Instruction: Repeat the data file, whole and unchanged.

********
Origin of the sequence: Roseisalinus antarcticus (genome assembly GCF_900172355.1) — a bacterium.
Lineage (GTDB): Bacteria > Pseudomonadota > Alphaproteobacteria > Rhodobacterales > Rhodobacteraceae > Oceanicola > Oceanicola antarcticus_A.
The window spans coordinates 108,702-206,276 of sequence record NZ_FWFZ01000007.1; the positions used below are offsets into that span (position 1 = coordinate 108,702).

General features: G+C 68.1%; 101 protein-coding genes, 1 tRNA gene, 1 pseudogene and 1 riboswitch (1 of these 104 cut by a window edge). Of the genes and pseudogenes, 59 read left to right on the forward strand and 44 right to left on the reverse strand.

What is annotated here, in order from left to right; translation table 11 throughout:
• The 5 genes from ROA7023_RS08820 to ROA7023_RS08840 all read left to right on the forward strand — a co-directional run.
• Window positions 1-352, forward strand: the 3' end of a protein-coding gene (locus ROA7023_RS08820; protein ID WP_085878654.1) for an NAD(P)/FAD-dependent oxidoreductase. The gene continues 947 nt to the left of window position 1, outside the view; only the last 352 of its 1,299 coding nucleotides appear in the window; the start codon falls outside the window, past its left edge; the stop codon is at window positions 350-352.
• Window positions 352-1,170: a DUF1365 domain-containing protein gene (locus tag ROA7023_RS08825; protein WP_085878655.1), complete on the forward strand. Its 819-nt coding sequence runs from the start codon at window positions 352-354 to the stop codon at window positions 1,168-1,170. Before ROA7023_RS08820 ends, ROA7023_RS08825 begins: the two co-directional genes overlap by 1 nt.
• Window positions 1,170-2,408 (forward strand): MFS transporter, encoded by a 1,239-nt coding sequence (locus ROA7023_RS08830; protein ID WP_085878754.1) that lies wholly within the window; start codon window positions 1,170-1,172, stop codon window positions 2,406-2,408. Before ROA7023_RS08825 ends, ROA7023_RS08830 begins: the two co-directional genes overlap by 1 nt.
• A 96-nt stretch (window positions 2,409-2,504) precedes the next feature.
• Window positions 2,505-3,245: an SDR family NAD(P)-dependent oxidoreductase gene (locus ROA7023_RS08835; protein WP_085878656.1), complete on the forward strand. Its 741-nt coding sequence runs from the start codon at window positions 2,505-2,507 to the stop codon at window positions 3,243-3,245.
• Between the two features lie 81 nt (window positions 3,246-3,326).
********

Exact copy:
Origin of the sequence: Roseisalinus antarcticus (genome assembly GCF_900172355.1) — a bacterium.
Lineage (GTDB): Bacteria > Pseudomonadota > Alphaproteobacteria > Rhodobacterales > Rhodobacteraceae > Oceanicola > Oceanicola antarcticus_A.
The window spans coordinates 108,702-206,276 of sequence record NZ_FWFZ01000007.1; the positions used below are offsets into that span (position 1 = coordinate 108,702).

General features: G+C 68.1%; 101 protein-coding genes, 1 tRNA gene, 1 pseudogene and 1 riboswitch (1 of these 104 cut by a window edge). Of the genes and pseudogenes, 59 read left to right on the forward strand and 44 right to left on the reverse strand.

What is annotated here, in order from left to right; translation table 11 throughout:
• The 5 genes from ROA7023_RS08820 to ROA7023_RS08840 all read left to right on the forward strand — a co-directional run.
• Window positions 1-352, forward strand: the 3' end of a protein-coding gene (locus ROA7023_RS08820; protein ID WP_085878654.1) for an NAD(P)/FAD-dependent oxidoreductase. The gene continues 947 nt to the left of window position 1, outside the view; only the last 352 of its 1,299 coding nucleotides appear in the window; the start codon falls outside the window, past its left edge; the stop codon is at window positions 350-352.
• Window positions 352-1,170: a DUF1365 domain-containing protein gene (locus tag ROA7023_RS08825; protein WP_085878655.1), complete on the forward strand. Its 819-nt coding sequence runs from the start codon at window positions 352-354 to the stop codon at window positions 1,168-1,170. Before ROA7023_RS08820 ends, ROA7023_RS08825 begins: the two co-directional genes overlap by 1 nt.
• Window positions 1,170-2,408 (forward strand): MFS transporter, encoded by a 1,239-nt coding sequence (locus ROA7023_RS08830; protein ID WP_085878754.1) that lies wholly within the window; start codon window positions 1,170-1,172, stop codon window positions 2,406-2,408. Before ROA7023_RS08825 ends, ROA7023_RS08830 begins: the two co-directional genes overlap by 1 nt.
• A 96-nt stretch (window positions 2,409-2,504) precedes the next feature.
• Window positions 2,505-3,245: an SDR family NAD(P)-dependent oxidoreductase gene (locus ROA7023_RS08835; protein WP_085878656.1), complete on the forward strand. Its 741-nt coding sequence runs from the start codon at window positions 2,505-2,507 to the stop codon at window positions 3,243-3,245.
• Between the two features lie 81 nt (window positions 3,246-3,326).